Moses faces fight for Bridge place

Victor Moses says he is full of ‘amazing memories’ in his six-year stay with Chelsea.

“Six years since I signed for the Blues! I’ve made amazing memories so far and hopefully many more to come,” Moses tweeted.

Moses joined Chelsea from Wigan on 24 August 2012, and went had mixed season long loan spells with Liverpool, Stoke City and West Ham United.

His Chelsea career appeared to be going nowhere until two seasons ago when, under Antonio Conte, the winger was converted to a wing-back and flourished immediately featuring in all but four league games in the 2016-17 season as the Stamford Bridge outfit secure their sixth Premier League title.

Last season was not as good for Chelsea in the league, but Moses won the FA Cup, making up for his dismissal in the 2017 final.

This season Moses has been featuring again as a winger under new manager Maurizio Sarri, has made one brief substitute appearance this season.He was left out of the matchday 18 altogether for the weekend win at Newcastle. 

This all means that, for Victor Moses, there is uncertainty once more following two seasons of heady relevance.

Maurizio Sarri, while perhaps not as slavishly wedded to that shape as some might think, has shown the intent to transition Chelsea to a 4-3-3, away from Antonio Conte's 3-4-2-1.

It is not an overly radical shift: move the wing-backs back a few yards, and nudge the centre half forward by the same token and you have a 4-3-3. However, while in Conte's system, the presence of three centre-backs meant an outright winger like Moses could be accommodated, a back four would probably necessitate a specialist full-back.

To his credit, the 27-year-old has grown defensively since taking on the role of right wing-back, showing greater physicality in duels, improved positioning and heightened awareness at the back post. However, it would be a stretch to envision him as an actual full-back. Instead, it is more likely that, if he is to feature under Sarri, he will have to do so as a forward.

That realization brings with it an uncomfortable truth: Moses will be nowhere near as influential at Stamford Bridge as he has been under Conte. It is worth noting that, up while the former Juventus boss fiddled with a back four early on in his Chelsea tenure, the Nigeria international was firmly on the fringes of the team.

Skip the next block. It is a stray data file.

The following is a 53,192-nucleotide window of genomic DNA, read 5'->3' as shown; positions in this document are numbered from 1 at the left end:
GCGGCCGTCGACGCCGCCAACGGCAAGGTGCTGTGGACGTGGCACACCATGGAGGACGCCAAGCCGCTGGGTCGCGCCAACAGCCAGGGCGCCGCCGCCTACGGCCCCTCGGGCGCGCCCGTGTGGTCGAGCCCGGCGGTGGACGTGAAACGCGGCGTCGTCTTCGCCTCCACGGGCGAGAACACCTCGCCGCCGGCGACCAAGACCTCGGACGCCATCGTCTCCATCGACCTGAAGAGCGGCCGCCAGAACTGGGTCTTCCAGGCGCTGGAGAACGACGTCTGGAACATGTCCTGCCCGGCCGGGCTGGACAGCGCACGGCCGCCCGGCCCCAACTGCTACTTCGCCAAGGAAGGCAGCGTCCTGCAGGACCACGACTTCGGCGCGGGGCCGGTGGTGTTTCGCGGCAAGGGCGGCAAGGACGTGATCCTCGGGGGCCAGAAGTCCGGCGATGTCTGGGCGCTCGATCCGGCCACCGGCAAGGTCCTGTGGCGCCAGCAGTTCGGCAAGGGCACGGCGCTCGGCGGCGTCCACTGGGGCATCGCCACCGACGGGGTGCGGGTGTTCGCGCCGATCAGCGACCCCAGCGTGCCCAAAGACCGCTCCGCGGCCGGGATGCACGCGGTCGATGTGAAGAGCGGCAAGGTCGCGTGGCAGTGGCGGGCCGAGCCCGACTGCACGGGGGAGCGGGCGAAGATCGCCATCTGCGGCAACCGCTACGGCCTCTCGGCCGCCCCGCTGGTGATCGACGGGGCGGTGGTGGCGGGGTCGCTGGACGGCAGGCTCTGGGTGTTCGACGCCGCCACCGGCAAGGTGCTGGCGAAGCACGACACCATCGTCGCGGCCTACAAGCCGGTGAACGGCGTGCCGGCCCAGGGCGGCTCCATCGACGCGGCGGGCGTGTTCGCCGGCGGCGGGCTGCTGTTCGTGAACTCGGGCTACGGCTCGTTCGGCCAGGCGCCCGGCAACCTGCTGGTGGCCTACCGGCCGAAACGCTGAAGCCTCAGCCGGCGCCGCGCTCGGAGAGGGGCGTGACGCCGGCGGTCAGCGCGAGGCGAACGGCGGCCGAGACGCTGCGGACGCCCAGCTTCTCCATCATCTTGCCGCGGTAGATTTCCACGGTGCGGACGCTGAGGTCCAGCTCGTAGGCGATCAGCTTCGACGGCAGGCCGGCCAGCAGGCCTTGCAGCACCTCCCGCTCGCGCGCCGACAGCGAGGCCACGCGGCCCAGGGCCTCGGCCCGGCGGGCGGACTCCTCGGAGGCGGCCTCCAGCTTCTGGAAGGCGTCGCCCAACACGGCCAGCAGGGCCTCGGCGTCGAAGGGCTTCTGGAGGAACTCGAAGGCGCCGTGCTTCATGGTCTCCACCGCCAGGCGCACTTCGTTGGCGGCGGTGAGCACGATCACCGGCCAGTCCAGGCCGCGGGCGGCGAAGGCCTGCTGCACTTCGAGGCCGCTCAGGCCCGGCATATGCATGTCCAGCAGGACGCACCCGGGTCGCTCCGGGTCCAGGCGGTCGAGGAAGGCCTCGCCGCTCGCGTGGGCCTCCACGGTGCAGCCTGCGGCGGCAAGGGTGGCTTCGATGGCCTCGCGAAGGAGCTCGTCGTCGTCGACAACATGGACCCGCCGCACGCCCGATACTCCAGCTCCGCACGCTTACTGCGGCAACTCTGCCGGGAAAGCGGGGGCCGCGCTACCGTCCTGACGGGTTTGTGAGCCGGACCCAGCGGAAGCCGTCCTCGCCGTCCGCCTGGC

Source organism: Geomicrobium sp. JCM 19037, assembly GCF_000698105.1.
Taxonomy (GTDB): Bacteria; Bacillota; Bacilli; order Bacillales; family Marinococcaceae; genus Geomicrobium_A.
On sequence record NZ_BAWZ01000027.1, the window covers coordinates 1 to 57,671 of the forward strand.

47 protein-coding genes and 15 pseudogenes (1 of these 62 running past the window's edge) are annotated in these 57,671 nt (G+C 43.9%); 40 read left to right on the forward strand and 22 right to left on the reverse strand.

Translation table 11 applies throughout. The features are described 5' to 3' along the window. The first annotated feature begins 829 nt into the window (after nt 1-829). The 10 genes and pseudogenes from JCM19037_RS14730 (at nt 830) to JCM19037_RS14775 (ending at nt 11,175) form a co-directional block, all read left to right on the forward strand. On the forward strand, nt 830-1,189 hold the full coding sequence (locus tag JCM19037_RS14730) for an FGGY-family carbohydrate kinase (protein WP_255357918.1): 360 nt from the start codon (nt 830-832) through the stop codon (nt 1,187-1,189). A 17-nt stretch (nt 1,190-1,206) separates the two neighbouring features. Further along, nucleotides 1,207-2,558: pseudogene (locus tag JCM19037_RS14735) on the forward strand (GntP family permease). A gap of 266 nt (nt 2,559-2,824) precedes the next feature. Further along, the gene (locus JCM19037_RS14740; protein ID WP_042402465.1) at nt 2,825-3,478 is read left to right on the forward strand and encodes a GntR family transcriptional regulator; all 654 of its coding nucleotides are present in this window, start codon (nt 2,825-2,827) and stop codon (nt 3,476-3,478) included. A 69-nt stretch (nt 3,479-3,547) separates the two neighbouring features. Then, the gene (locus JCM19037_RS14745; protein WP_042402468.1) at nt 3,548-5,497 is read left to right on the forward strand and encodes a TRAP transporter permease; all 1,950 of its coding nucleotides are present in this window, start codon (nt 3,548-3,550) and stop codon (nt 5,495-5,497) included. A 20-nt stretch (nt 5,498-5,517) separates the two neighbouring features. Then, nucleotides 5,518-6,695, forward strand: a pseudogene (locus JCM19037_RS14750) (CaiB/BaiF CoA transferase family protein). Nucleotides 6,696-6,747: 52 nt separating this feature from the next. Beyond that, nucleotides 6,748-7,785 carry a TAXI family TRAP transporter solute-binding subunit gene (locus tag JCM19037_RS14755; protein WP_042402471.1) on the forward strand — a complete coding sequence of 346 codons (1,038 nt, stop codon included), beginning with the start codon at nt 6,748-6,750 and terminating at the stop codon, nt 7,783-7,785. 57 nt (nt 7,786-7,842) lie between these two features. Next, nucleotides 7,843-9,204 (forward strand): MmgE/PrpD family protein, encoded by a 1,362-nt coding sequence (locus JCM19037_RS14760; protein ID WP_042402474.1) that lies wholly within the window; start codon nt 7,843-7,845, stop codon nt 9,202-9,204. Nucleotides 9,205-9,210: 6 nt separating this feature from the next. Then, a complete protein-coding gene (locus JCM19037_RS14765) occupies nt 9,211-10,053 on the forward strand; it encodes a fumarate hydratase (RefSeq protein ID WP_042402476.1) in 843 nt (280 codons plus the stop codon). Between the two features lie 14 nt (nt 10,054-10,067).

In the wide areas, the Blues have a number of players ahead of Moses in the pecking order: Willian and Pedro on the right, and Eden Hazard on the left.

Moses won't shift Hazard, the club's talisman, from the left.

So far Pedro has kept his starting place on the right flank as Sarri likes to have one goalscoring wide option. As an alternative Willian is very much teh next cab off the rank and is a more rounded player than Moses. The Brazilian was in demand over the summer with interest from Barcelona and Manchester United, but with Conte's departure he looks settled again.

Moses also has to contend with the rise to prominence of youngster Callum Hudson-Odoi.

Only 17, he has shone blindingly in preseason, with reports suggesting Chelsea want to keep him. That would certainly make a break from the norm at Stamford Bridge where young players are concerned, and might compromise Moses' chances further.

There may be a ten-year gap in experience between them, but the sense is that spending so long in a defensive capacity has somewhat dulled the Nigerian’s attacking instincts. Hudson-Odoi, with his precocity and direct dribbling both on the inside and the outside is, in many ways, the player that Moses used to be.

 - then it would be difficult to envisage a situation whereby Moses would be in with a shout for any more than a bit-part role.

The best-case scenario would be appearances in the domestic cups and the Europa League. This offers a modicum of comfort for the winger: Sarri pointedly treated the Champions League's ugly sibling with disdain during his time in Italy, and may do so again and opt for rotation.

Moses should get his minutes this season simply from the volume of games, but unlike Willian and David Luiz who both found themselves out in the cold under Conte, it's Moses who has a new reality to wrestle with under Sarri.

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